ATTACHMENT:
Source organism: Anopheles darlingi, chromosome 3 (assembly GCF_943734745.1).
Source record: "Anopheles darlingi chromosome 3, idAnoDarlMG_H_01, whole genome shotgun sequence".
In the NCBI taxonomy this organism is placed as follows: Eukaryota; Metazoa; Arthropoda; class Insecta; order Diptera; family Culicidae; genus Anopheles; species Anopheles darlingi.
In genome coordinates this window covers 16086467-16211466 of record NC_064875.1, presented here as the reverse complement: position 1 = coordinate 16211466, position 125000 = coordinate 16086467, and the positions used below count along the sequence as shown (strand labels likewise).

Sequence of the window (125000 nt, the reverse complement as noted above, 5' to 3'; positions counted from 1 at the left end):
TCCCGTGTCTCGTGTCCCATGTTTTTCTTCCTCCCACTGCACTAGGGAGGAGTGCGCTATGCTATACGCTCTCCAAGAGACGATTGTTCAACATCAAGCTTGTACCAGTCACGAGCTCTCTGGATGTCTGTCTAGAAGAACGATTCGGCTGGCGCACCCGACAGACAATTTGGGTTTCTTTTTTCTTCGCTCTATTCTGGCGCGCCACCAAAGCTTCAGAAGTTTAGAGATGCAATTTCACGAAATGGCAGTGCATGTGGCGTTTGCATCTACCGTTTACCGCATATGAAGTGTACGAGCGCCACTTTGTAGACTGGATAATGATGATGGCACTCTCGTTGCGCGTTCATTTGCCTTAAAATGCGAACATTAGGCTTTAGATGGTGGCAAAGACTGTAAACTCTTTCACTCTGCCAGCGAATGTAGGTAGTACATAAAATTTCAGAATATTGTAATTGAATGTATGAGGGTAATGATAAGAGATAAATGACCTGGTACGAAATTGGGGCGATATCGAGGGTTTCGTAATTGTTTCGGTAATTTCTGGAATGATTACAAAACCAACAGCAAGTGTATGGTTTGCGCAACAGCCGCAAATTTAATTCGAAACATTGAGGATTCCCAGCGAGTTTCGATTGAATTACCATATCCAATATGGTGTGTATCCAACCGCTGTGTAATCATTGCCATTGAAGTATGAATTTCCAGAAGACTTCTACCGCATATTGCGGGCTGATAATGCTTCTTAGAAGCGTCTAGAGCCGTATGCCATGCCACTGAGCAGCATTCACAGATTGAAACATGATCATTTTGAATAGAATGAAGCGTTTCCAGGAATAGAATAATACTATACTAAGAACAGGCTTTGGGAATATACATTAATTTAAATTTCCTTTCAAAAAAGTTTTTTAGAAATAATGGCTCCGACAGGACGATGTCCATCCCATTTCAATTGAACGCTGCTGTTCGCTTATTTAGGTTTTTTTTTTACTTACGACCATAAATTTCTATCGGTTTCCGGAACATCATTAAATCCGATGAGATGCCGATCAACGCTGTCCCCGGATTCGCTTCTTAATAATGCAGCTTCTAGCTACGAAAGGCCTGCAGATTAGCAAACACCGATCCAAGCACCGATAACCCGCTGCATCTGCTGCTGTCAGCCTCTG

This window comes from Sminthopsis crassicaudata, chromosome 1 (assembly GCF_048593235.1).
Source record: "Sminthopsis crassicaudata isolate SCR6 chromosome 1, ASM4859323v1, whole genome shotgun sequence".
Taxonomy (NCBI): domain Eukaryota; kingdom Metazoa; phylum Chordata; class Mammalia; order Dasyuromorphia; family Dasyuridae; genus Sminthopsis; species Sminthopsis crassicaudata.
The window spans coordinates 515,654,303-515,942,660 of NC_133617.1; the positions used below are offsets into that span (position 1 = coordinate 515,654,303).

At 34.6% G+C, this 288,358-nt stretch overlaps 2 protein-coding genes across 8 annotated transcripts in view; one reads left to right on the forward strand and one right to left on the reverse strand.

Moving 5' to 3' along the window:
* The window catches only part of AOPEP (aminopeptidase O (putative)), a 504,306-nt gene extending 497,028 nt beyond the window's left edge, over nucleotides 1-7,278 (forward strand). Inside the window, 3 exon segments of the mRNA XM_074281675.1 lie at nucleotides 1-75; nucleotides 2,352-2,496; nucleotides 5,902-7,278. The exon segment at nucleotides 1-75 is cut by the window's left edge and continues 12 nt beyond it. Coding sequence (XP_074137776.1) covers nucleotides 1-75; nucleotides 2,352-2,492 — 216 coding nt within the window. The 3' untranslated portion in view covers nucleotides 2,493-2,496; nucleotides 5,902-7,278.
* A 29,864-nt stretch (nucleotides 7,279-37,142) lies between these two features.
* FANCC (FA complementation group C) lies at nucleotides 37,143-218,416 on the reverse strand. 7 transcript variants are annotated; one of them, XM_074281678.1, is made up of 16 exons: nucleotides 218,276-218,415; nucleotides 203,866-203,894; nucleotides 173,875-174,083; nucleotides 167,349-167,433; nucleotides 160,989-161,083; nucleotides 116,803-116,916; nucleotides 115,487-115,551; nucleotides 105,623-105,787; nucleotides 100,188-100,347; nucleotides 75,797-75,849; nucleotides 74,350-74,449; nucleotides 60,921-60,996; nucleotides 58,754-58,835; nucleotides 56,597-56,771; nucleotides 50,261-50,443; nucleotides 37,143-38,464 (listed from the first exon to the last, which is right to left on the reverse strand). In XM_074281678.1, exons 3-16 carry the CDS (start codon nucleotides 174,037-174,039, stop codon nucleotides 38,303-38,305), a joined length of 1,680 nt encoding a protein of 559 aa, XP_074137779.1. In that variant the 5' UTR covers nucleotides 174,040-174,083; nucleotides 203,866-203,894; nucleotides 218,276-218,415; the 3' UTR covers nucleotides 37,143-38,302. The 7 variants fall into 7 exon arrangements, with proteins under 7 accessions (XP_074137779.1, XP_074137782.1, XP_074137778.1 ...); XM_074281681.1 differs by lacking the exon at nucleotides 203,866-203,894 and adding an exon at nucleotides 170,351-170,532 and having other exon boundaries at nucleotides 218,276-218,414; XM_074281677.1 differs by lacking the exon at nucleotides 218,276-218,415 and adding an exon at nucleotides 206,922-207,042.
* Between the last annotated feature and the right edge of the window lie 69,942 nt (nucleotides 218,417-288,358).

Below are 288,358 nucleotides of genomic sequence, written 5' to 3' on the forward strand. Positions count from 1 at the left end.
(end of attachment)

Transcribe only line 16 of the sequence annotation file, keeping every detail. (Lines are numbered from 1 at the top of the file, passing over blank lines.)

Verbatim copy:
* Between the last annotated feature and the right edge of the window lie 69,942 nt (nucleotides 218,417-288,358).